Dhaka, one the most polluted cities in the world, ranked worst in the Air Quality Index (AQI) on Monday morning, reports UNB.
It had a score of 323 at 10:35 am. The air was classified as ‘hazardous’ and in this condition, everyone may experience more serious health effects.
When the AQI value is more than 300, people are advised to avoid all outdoor exertion.
Pakistan’s Lahore and India’s Kolkata occupied the second and third spots in the list with scores of 294 and 293 respectively.
The AQI, an index for reporting the daily air quality, informs people how clean or polluted the air of a certain city is and what associated health effects might be a concern for them.
In Bangladesh, the AQI is based on five criteria pollutants - Particulate Matter (PM10 and PM2.5), NO2, CO, SO2 and Ozone.
Bangladesh topped the list of the world’s most polluted countries in 2019 for PM2.5 exposure, according to an IQAir AirVisual report.
The 2019 World Air Quality Report is based on data from the world’s largest centralised platform for real-time air quality data, combining efforts from thousands of initiatives run by citizens, communities, companies, non-profit organisations and governments.
It includes only PM2.5 (fine particulate matter) data as acquired from ground-based air quality monitoring stations with high data availability.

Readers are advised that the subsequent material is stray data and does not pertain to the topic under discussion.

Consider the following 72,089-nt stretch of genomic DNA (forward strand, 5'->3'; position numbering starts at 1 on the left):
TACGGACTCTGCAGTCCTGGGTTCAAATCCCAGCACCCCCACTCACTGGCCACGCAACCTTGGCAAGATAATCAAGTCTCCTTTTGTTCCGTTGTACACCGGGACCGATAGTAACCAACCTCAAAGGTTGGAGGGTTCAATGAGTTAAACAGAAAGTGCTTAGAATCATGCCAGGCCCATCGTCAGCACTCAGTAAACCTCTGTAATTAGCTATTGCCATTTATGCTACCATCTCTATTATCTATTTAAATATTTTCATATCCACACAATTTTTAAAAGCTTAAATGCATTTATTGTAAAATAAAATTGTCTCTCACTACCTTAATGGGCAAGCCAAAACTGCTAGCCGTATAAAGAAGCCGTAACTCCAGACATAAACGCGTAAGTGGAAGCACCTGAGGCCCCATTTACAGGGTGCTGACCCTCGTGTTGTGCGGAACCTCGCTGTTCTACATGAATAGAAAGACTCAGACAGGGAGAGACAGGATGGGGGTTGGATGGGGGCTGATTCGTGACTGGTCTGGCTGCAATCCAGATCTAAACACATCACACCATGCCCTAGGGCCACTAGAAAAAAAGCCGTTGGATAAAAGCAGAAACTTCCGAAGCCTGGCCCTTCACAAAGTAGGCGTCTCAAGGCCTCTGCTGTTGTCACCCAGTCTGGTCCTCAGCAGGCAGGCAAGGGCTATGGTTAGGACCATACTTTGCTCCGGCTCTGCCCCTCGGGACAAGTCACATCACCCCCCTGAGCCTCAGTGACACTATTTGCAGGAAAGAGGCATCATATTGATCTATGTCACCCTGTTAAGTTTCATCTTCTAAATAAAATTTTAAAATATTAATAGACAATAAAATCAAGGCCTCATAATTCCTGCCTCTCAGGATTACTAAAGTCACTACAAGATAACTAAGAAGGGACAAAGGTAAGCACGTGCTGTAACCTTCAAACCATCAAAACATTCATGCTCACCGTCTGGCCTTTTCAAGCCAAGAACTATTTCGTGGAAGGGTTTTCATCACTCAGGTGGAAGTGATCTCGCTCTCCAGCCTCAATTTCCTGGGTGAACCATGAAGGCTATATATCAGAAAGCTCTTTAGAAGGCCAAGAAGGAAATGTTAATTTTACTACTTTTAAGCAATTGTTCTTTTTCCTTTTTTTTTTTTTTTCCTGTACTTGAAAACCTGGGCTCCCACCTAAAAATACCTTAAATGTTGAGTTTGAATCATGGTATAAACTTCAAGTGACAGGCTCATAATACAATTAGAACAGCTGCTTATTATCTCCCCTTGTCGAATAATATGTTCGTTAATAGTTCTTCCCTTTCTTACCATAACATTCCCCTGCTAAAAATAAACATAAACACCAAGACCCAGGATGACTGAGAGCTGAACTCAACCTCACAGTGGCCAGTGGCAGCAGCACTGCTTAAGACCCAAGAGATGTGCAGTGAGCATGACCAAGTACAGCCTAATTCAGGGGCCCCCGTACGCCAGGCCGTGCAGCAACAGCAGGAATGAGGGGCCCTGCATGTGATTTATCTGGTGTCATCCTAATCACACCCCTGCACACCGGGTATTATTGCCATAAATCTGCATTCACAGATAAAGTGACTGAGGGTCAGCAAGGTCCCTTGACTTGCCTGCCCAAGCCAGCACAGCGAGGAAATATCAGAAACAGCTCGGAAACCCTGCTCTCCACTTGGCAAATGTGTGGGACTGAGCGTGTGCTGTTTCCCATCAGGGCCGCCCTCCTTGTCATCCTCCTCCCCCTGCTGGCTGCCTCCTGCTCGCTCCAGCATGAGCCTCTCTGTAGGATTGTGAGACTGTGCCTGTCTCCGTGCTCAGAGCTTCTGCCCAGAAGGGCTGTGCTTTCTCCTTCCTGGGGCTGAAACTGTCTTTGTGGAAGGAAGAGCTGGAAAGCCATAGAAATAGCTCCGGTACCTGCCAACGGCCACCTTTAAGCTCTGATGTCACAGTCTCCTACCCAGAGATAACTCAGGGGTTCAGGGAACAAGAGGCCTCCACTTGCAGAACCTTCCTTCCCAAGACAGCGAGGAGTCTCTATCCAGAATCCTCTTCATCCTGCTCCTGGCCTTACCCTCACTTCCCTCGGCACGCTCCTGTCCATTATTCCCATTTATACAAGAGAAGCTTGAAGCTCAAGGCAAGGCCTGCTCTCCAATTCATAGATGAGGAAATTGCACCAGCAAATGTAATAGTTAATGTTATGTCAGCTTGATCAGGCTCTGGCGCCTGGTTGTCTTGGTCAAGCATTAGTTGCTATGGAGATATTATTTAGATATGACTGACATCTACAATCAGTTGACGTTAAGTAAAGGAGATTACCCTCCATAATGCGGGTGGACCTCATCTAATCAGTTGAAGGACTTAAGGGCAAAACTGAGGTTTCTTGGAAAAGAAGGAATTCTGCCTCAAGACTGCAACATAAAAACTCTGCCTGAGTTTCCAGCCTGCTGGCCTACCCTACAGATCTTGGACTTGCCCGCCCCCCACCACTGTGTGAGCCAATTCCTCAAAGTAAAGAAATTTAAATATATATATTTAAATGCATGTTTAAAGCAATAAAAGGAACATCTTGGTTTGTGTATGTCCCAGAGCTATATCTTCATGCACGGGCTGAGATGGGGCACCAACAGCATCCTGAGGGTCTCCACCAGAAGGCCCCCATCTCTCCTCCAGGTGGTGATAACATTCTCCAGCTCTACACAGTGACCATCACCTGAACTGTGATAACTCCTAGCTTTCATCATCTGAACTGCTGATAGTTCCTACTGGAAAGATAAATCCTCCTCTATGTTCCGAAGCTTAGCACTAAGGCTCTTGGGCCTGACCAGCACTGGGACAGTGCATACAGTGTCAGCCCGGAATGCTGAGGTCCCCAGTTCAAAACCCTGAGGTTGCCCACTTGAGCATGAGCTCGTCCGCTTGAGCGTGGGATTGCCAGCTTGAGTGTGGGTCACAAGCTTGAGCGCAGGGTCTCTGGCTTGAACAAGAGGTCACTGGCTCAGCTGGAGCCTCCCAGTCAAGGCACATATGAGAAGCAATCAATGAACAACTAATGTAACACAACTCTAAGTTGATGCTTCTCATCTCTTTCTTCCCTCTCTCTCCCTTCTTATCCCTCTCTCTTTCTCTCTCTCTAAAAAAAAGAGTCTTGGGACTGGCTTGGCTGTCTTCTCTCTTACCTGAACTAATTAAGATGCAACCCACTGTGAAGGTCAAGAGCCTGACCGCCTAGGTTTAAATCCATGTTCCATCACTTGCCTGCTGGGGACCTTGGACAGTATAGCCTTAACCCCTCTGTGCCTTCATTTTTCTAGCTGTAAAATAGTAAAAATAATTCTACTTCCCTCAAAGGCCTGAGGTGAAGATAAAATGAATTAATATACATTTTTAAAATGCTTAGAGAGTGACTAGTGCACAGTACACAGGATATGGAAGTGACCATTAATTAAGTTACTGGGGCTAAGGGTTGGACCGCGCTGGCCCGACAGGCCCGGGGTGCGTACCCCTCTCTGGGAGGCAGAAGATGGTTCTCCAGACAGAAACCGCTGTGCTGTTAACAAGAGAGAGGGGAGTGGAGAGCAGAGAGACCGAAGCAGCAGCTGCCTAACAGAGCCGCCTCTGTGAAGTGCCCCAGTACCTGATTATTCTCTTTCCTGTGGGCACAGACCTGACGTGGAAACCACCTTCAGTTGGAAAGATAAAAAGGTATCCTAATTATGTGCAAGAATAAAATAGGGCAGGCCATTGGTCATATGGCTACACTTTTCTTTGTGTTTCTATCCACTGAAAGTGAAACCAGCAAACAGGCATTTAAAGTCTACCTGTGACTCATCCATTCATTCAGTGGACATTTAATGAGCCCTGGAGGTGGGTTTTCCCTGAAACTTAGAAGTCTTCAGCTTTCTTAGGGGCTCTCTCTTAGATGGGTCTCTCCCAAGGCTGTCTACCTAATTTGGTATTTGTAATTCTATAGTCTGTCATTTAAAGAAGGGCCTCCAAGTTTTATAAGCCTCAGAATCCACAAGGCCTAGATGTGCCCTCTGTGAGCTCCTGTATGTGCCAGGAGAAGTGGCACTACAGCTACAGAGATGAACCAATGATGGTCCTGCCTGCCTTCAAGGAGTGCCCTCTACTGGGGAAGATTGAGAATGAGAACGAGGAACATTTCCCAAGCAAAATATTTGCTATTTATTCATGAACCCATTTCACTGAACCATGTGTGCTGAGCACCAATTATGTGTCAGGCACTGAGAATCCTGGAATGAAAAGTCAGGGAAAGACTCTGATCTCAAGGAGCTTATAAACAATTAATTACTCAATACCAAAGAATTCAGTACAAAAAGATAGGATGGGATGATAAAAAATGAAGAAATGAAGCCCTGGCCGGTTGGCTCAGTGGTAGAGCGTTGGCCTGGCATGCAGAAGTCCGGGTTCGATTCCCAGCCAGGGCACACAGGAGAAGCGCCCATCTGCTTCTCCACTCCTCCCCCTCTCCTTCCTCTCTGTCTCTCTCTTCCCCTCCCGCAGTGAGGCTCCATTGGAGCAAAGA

To track outdoor air quality, the report focused on the concentrations of two pollutants in particular: fine particle air pollution (particulate matter measuring less than 2.5 micrometers in aerodynamic diameter, or PM2.5) and ozone found near ground level (tropospheric ozone).
This assessment also tracked exposure to household air pollution from burning fuels such as coal, wood, or biomass for cooking.
Air pollution consistently ranks among the top risk factors for death and disability worldwide. Breathing polluted air has long been recognized as increasing a person’s chances of developing heart disease, chronic respiratory diseases, lung infections, and cancer, according to the report.
As per the World Health Organization (WHO), the air pollution kills an estimated seven million people worldwide every year largely as a result of increased mortality from stroke, heart disease, chronic obstructive pulmonary disease, lung cancer and acute respiratory infections.
Over 80 percent living in urban areas which monitor air pollution are exposed to air quality levels that exceed WHO guideline limits, with low- and middle-income countries most at risk, WHO estimated.
As the densely-populated Dhaka city started to experience serious air pollution in the dry season like previous years, health experts warn that dirty air during this winter may help coronavirus turn deadlier in terms of mortality rate.
They said the exposure to a high level of air pollution weakens people’s respiratory and immune systems, causes various cold-related diseases, making them more susceptible to Covid-19.
The World Health Organization (WHO) has also recently cautioned that the cities which have a higher level of air pollution should reinforce their preparedness against the deadly corona pandemic.
The experts said the government should immediately take effective preventive measures to contain the virus infection as well as combat air pollution during the winter.
The also said the use of masks by all must be ensured by enforcing law and motivating people as it is the most effective way to protect oneself from pollution and Covid-19.